Jackal and Hide


I boarded an open-air bus at 46th and 8th Avenue yesterday afternoon and did the tourist thing, craning my neck to get the best perspective of the Empire State Building and heeding the guide’s warning to never stand up. Those traffic lights hang low when you’re sitting pretty on the Gray Line! It is so wonderful to discover a new city for the first time at ground level, instead of glancing over at the Manhattan skyline as your plane glides parallel into Newark for a bumpy landing. I’ve been through New York City several times in the past, but always as a connecting point, never as a primary destination.

I took some time off the bus at intervals yesterday, both to stretch my legs and to get a closer look at things that interested me. One stop yesterday changed me forever. I took the long, snaking, circuitous route past tiny stone churches and gleaming new construction to visit the 9/11 Memorial. Before I go any further, I will ask that if you are ever in the City that you make time for this pilgrimage to the heart of an American disaster.

The day was warm and bright yesterday as hundreds of people tried to figure out where to get passes, how to find the entrance, and tried to successfully navigate the security checkpoints that rivaled those of JFK. Walking in and around and behind and between construction of the five buildings that will once again make up the World Trade Center site (there were seven separate addresses at the time of the 9/11 attacks) was a challenge that left me a little impatient and more than a little disoriented. Where had the twin towers been? Where were the footprints I was looking for?

I finally emerged from the chain link maze that was the entryway chute, coming out into an open area with people milling about everywhere. I wandered toward the biggest knot of people and saw the South Pool. It’s hard to describe the feeling that I got on seeing that stark, simple, tranquil pool, water cascading on four sides in beautiful falls, then pausing to spread out into a flat, rippling pond, then running, as water always does, down, down, down, into a square hole in the ground that absorbed all the light of this bright sunny day and swallowed it whole, sucking it down into the earth to the place that is now the final resting place for thousands of people unlucky enough to be high above the ground on this very site those many years ago.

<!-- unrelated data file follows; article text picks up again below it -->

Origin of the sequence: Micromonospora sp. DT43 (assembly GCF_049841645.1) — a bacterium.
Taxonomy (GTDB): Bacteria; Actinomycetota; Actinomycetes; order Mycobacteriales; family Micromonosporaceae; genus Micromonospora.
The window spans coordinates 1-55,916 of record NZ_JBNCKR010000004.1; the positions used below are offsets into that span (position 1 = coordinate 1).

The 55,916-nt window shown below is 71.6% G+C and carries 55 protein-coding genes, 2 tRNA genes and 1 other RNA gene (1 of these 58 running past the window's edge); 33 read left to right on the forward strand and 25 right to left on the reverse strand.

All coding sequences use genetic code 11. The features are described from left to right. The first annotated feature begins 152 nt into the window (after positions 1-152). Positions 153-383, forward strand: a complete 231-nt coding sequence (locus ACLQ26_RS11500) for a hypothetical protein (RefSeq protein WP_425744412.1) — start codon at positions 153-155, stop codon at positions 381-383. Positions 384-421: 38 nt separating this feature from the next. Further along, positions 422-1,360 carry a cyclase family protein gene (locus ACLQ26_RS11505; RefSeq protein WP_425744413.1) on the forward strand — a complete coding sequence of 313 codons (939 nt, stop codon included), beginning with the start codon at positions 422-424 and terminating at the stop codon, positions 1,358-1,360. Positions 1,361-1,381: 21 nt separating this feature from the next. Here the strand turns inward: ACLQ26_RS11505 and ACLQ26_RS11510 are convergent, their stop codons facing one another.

I moved closer and saw the names, hundreds and hundreds of names, etched cleanly through the hard metal of the displays that ringed the pool. Cut through so cleanly, so precisely, so definitively that you know the craftsmen that did the work wanted these names to endure here, at this site, at this shrine to freedom, forever.

Some of the names had beautiful white roses stuck into them, a stark contrast to all the black and gray and silvery shimmering of the memorial itself. The committee places white roses on the names on each person on their birthday. There were a handful yesterday.

The North Pool was a similar experience, identical but different, the same cascading water but hundreds of different names. Another black hole in the earth, stark and terrifying, but strangely calming as the water slipped into it, following the natural course of gravity and time. Another solemn tomb, another reminder, another piece of hallowed American ground.

A lone woman knelt, on her knees, just a few feet off the perimeter of the pool. Her hands were clasped in front of her. She looked skyward, in the direction of Freedom Tower, her eyes moist, her lips parted in what seemed to be a silent prayer or supplication. I don’t know her story. I didn’t need to.

It was easy to see the contrast between the simple dark holes in the ground and the fantastic, futuristic, gleaming, light-magnifying Freedom Tower just a few feet away from the Memorial. It was stunningly beautiful, rising so high that if you stood at its base you could not see the tip of the spire that now graces the top. A living monument of a different kind, this building, now 1776 feet high, tells anyone who sees it that we are not defeated, we are not down, we are not going away.

The bustling construction all around you at the Memorial is a testament to American resolve and determination, yes, but it’s much more than that. After all these years since the brutal unprovoked attacks on the American people by extremists who thought they could destroy us, we stand strong.

We are far from perfect. Our nation is facing problems and strife, both internal and external, like it has never seen its history. We bicker, we argue, we disagree, we fight.

But when the jackal strikes, when he collaborates with others and schemes to destroy our way of life and the freedoms that we all enjoy, we do not run. We do not hide. Like the brave first responders on that clear, bright day so many years ago, we run towards the fight. We run towards the need. We run to help.

We do not hide.

Man will always find a way to be cruel to his fellows. He will always find a way to ridicule, torture and kill those who are not like him. He will always find a way to destroy.

Thank God that man also has another side.

A side that can memorialize his fallen, grieve his dead, and then raise up a gleaming, living monument to the ideal of freedom that every man deserves.


3 thoughts on “Jackal and Hide

  1. Hands down the best treatment I’ve read of the 911 saga, then and now. Should be widely reprinted and shared. Our thanks, Dr. Smith.


  2. Greg,

    I agree with Rob. I was just thinking the same thing as I read this. Your writing only gets better, my friend!! Brought me to tears.



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